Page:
RX-Hypertension Cape May NJ

To control high blood pressure, doctors usually recommend lifestyle changes—exercise, relaxation, and cutting back on salt—plus medication. Soon, daily hibiscus tea may join that line up.

Dr. Habib Bolourchi
(302) 645-7671
18958 Coastal Highway
Rehoboth Beach, DE
Business
Henlopen Cardiology
Specialties
Cardiology, Internal Medicine, Prevention Of Heart Attack, Stroke and Diabetes.
Insurance
Insurance Plans Accepted: Medicare, Medicaid, Amerihealth, Aetna U.S. Healthcare, Alliance Pro, Principal Health Care of Delaware Inc, Blue Cross / Blue Shield of Delaware, Delmarva Health Plan, Diamond State, 1st Health, Humana, Tricare, Alliance / Mamsi / Optimum Choice, Physici
Medicare Accepted: Yes

Doctor Information
Primary Hospital: Beebe Medical Center
Residency Training: Internal Medicine Residency, Sinai Hospital, Detroit, Michigan
Medical School: Faculty of Medicine, University of Tehran, Iran, 1972
Additional Information
Member Organizations: AMERICAN COLLEGE OF CARDIOLOGY (FELLOW), AMERICAN SOCIETY OF NUCLEAR CARDIOLOGY, AMERICAN COLLEGE OF PHYSICIANS (FELLOW)
Languages Spoken: English

Data Provided by:
Amy Scally Burhanna, MD
(609) 463-5440
27 Pine Ridge Rd
Cape May Court House, NJ
Specialties
Cardiology
Gender
Female
Education
Medical School: Hahnemann Univ Sch Of Med, Philadelphia Pa 19102
Graduation Year: 1993

Data Provided by:
Amy S Burhanna
(609) 463-5440
8 Village Dr
Cape May Court House, NJ
Specialty
Cardiology, Cardiovascular Disease

Data Provided by:
Suketu H Nanavati
(609) 465-7517
2 Village Dr
Cape May Court House, NJ
Specialty
Cardiology, Internal Medicine, Cardiovascular Disease

Data Provided by:
Monique Scally
(609) 463-5440
8 Village Dr
Cape May Court House, NJ
Specialty
Cardiovascular Disease

Data Provided by:
John Caesar Incarvito, MD
(609) 893-6611
1901 Central Ave
Wildwood, NJ
Specialties
Cardiology
Gender
Male
Education
Medical School: Temple Univ Sch Of Med, Philadelphia Pa 19140
Graduation Year: 1967

Data Provided by:
Michael N Boriss, DO
(609) 465-2001
207 Court House South Dennis Rd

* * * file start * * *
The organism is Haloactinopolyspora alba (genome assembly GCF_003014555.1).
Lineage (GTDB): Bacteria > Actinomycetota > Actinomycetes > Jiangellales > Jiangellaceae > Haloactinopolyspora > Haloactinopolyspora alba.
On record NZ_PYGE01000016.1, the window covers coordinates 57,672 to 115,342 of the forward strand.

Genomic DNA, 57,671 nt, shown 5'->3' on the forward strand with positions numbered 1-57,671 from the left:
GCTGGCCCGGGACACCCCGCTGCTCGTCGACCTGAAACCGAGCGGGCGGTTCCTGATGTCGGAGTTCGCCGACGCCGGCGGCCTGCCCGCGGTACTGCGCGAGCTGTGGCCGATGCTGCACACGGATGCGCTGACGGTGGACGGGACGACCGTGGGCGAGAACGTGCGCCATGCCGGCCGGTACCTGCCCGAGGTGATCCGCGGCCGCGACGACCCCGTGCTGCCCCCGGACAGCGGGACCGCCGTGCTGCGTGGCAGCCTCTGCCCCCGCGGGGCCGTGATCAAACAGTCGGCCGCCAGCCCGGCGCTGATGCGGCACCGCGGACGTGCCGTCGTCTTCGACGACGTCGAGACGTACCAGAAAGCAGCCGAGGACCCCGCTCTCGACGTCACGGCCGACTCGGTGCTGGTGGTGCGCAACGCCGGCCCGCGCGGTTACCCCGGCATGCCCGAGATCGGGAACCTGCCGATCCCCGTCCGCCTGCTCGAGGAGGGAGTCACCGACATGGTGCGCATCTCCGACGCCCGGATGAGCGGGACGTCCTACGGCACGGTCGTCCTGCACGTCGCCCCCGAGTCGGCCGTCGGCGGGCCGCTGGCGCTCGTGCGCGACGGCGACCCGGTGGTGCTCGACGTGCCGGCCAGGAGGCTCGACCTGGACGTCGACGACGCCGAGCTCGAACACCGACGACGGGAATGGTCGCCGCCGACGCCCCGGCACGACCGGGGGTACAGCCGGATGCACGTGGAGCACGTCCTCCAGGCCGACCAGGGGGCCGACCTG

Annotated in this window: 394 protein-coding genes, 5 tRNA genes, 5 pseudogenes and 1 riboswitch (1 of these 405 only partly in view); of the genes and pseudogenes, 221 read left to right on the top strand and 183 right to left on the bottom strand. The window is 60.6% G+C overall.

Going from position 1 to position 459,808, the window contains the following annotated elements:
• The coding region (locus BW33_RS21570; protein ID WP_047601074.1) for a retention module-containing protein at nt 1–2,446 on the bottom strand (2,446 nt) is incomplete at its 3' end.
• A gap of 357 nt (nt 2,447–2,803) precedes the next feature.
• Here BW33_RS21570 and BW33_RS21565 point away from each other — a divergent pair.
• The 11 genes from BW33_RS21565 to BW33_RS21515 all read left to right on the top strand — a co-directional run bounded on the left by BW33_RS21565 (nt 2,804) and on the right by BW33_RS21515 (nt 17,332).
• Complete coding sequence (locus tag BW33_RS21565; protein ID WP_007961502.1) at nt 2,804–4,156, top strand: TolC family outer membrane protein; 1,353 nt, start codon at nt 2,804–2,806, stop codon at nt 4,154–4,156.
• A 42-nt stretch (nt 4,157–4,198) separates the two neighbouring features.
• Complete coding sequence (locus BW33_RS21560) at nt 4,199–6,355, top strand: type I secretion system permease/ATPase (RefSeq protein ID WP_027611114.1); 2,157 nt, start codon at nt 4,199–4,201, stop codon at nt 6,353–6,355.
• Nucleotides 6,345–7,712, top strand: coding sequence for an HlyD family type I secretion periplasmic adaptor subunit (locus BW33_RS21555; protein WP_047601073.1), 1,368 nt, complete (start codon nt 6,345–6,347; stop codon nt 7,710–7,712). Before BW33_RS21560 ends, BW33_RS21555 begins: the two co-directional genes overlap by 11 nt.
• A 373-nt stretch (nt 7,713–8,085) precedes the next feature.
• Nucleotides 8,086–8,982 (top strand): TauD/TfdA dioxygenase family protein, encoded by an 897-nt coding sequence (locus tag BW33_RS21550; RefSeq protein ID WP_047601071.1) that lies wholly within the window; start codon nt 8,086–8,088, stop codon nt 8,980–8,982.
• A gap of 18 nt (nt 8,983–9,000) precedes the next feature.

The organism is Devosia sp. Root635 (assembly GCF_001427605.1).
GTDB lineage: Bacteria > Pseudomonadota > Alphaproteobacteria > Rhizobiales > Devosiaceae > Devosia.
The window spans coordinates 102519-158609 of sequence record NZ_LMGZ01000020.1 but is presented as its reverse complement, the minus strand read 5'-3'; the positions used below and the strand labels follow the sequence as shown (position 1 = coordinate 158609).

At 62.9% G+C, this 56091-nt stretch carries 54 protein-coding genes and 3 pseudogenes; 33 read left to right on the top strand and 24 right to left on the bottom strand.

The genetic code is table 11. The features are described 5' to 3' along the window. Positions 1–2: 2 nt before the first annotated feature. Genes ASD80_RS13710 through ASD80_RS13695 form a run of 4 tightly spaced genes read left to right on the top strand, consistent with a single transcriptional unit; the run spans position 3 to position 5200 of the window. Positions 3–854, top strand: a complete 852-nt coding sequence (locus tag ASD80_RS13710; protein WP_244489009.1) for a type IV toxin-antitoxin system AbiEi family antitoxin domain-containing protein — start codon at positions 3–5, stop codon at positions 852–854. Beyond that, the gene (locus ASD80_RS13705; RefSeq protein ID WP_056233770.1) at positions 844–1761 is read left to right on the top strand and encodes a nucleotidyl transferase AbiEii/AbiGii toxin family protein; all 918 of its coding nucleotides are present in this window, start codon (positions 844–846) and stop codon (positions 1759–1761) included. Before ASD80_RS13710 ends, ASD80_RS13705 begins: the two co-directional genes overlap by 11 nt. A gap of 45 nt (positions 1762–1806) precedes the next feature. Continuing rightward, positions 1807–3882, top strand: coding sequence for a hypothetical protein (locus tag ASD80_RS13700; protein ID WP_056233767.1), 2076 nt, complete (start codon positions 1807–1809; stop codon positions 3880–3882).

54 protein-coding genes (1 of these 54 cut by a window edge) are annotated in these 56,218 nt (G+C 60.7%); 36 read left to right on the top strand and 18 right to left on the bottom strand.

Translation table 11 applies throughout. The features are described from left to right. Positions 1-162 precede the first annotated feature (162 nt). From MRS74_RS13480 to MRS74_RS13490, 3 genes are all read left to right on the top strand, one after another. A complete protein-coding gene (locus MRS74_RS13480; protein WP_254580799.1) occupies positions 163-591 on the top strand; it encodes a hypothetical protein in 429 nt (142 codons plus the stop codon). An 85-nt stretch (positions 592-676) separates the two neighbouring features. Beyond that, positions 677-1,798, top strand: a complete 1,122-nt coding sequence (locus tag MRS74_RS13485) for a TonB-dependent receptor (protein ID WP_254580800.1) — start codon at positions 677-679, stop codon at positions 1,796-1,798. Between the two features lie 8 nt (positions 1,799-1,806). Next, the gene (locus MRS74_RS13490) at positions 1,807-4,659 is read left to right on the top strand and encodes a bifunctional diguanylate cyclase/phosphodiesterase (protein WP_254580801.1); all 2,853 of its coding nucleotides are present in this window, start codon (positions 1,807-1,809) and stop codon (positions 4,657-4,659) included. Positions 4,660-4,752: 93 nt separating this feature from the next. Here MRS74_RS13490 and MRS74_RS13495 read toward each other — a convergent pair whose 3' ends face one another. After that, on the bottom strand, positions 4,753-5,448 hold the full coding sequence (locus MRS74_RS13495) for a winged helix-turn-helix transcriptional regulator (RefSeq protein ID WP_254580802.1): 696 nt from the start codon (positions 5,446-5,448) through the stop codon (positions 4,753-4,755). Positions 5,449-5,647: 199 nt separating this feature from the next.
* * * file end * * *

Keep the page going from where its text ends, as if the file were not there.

Cape May Court House, NJ
Specialties
Cardiology
Gender
Male
Education
Medical School: Univ Of Hlth Sci, Coll Of Osteo Med, Kansas City Mo 64124
Graduation Year: 1981

Data Provided by:
Mark Robert Sorensen, MD
(609) 463-0800
211 S Main St Ste 205
Cape May Court House, NJ
Specialties
Cardiology, Critical Care Medicine-Internal Medicine
Gender
Male
Education
Medical School: Johns Hopkins Univ Sch Of Med, Baltimore Md 21205
Graduation Year: 1980
Hospital
Hospital: Burdette Tomlin Mem Hosp, Cpe May Ct Hs, Nj
Group Practice: Cape Shore Cardiology

Data Provided by:
Robert Joseph Schanzer, MD
(609) 465-9094
33 E Mechanic St
Cape May Court House, NJ
Specialties
Cardiology
Gender
Male
Education
Medical School: A Einstein Coll Of Med Of Yeshiva Univ, Bronx Ny 10461
Graduation Year: 1995

Data Provided by:
Francis Anthony D'Urso, MD
(609) 463-3704
5 Southern Shore Dr
Cape May Court House, NJ
Specialties
Cardiology
Gender
Male
Education
Medical School: Univ Auto De Guadalajara, Fac De Med, Guadalajara, Jalisco, Mexico
Graduation Year: 1977

Data Provided by:
Data Provided by:

RX-Hypertension

Provided by: 

By Jennifer Pirtle

According to the National Heart, Lung and Blood Association, nearly one-third of Americans suffer from hypertension (high blood pressure). Like thin-walled hoses holding too much water pressure, the blood vessels of hyper- tensives become stretched and fragile. The intense pressure can also endanger the other organs and lead to heart and kidney failure, strokes, or blindness.

To control high blood pressure, doctors usually recommend lifestyle changes—exercise, relaxation, and cutting back on salt—plus medication. Soon, daily hibiscus tea may join that line up. It appears to ease mild hypertension the same way many anti-hypertensive drugs do—by opening the blood vessels, decreasing the viscosity of the blood, and increasing urine production (which reduces blood volume).

Hibiscus teas are made from the flowering bush Hibiscus sabdariffa, a relative of the yard-dwelling tropical beauty with the dinner plate-sized flowers. Sometimes called roselle or karkade, the plant grows a thick, juicy calyx (the ring around the base of the blossom) that people the world over use for flavorings, drinks, desserts, and now, hypertension treatment. In a study published in Phytomedicine in 2004, patients drank a daily infusion of 10 grams of the dried calyxes. Study results show the tea controlled mild to moderate hypertension as effectively as captopril, a leading drug for hypertension and heart failure.

It also works quickly. The Journal of Ethnopharmacology reported that after just 12 days, 31 patients drinking hibiscus tea averaged an 11.2 percent drop in systolic blood pressure (SBP) and a 10.7 percent drop in diastolic blood pressure (DSP). (Your heart generates SBP during a beat and DSP between beats.) In hypertensive individuals, SBP tops 140 and DSP 90. Normal blood pressure measures below 120 SBP and 80 DSP, which means hibiscus tea could bring a mild case of hypertension down to near normal in less than two weeks.

How should hypertensives use this wonder beverage? If you currently take blood-pressure medication, Ellen Kamhi, PhD, RN, and coauthor of The Natural Medicine Chest (Evans & Co., 2000), recommends working with an herb-savvy medical professional using conventional diagnostic techniques to make sure your blood pressure stays within acceptable levels as you slowly cut back on one pharmaceutical drug at a time. “Herbs’ benefit-to-risk ratio is much better than pharmaceutical drugs’,” she adds, “so it’s worth your time
to experiment.”

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